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gravely inferred, that a superiority over the passions is hardly to be expected from the influence even of the most divine religion, or the most distinguishing lights of the Spirit ; since sacred writ itself seems, in this respect, to put Jews, Christians, and Pagans, nay prophets, apostles, and idolatrous priests and people, all

upon a level.

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But this arises merely from the mistranslation of the word quolowadns, concerning which I beg leave to offer the following remarks: Ist, I remark, that it is found only twice in the New Testament, does not occur in the version of the Seventy, and but once in the Apocryphal writings, where it is applied to the earth", in which there is nothing analogous to human passions, though there is some analogy to human sufferings and dissolution; and that therefore we have no reason, agreeably to an observation lately made 43 to consider this term as affected by the idiom of the synagogue. 2dly, If we recur to classical use, we find that it implies no more than fellow-mortal, and has no relation to what, in our language, is peculiarly called passion ; and, 3dly, That with this, the etymology rightly understood, perfectly agrees. The primary signification of wados in Greek, and of the unclassical term passio in Latin, is suffering ; the first from DAOXELV, the second from pati, to suffer. Thence they are adopted to denote calamity, disease, and death; thence also they are taken sometimes to denote those affections of the mind which are in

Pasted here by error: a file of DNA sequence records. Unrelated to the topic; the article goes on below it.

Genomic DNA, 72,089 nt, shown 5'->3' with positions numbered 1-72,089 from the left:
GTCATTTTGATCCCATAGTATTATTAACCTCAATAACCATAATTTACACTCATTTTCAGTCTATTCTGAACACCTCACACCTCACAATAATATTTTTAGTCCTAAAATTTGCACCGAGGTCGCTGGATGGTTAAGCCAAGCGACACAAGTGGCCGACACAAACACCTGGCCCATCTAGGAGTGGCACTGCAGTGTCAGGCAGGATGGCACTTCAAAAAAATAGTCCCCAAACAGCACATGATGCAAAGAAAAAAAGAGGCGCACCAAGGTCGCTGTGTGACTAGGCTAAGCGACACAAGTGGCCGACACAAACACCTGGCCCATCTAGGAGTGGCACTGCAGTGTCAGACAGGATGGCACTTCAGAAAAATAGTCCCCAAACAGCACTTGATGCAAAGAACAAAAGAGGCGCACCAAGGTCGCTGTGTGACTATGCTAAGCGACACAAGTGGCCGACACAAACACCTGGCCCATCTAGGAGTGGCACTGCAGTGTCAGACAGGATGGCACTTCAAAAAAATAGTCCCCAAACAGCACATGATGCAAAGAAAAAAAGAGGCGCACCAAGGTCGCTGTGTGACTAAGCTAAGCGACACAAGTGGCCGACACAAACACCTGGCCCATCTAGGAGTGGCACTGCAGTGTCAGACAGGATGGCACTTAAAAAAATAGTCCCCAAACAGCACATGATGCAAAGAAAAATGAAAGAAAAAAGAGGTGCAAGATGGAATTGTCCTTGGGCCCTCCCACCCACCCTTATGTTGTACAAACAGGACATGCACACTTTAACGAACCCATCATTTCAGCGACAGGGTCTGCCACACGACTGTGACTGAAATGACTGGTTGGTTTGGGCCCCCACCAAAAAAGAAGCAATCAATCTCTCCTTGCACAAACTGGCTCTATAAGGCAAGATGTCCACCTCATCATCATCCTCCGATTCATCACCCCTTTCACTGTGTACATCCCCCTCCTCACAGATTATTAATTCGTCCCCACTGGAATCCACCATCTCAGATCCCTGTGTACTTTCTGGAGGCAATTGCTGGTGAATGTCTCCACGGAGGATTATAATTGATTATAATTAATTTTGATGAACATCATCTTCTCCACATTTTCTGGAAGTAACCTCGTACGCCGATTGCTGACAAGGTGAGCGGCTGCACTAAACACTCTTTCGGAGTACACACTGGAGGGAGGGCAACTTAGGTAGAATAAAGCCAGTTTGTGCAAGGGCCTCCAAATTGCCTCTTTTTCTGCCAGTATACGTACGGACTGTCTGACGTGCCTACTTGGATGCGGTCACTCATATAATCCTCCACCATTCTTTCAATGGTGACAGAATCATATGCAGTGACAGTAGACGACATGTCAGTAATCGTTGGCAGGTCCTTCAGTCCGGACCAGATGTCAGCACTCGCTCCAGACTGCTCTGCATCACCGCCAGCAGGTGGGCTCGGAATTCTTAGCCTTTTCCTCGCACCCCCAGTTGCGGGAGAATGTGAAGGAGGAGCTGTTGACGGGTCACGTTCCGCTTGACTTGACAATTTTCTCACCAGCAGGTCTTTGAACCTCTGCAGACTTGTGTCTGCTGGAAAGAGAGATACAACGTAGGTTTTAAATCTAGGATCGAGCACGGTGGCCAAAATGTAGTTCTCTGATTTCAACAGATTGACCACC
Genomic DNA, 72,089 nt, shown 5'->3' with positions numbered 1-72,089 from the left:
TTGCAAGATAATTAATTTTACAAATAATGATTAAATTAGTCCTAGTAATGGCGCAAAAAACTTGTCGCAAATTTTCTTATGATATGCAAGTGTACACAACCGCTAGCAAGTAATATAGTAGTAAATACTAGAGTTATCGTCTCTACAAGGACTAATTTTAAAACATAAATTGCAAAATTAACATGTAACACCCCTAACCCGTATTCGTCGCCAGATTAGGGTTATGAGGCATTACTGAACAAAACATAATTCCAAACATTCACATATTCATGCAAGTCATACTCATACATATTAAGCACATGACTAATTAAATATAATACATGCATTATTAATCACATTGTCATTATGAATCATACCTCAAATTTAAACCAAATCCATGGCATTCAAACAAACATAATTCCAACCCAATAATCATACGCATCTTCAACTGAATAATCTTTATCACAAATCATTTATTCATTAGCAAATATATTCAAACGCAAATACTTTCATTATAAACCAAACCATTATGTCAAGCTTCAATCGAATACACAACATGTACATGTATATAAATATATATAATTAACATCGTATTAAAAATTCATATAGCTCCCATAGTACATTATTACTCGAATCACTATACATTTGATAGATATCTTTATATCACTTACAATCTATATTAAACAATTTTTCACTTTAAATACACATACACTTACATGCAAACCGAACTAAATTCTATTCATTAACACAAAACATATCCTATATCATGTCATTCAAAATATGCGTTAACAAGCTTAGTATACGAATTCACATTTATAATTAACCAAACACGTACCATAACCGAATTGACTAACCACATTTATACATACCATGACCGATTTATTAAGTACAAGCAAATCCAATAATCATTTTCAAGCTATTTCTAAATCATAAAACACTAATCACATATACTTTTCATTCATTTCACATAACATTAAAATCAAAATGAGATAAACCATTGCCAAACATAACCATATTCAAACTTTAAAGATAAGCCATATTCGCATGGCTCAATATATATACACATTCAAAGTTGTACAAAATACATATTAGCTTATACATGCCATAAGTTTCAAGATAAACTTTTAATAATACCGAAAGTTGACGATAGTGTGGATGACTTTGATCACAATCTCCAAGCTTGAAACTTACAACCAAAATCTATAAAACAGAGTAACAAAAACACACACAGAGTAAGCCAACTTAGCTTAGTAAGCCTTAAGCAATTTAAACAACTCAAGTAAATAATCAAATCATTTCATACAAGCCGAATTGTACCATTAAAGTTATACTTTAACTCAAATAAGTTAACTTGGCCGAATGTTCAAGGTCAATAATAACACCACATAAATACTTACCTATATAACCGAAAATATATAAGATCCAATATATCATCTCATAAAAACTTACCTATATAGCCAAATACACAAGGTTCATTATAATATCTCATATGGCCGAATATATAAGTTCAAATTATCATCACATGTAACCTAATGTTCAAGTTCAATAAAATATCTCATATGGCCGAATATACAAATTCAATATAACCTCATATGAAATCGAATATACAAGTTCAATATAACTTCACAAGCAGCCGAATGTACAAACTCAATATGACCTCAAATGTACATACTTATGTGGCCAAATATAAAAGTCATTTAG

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42 Wisd. vii, 3. VOL, I.


their nature violent, and are considered as implying pain and suffering ; nay, the English word passion is, in this manner, applied (but it is in a sort of technical language) to the death and sufferings of our Lord.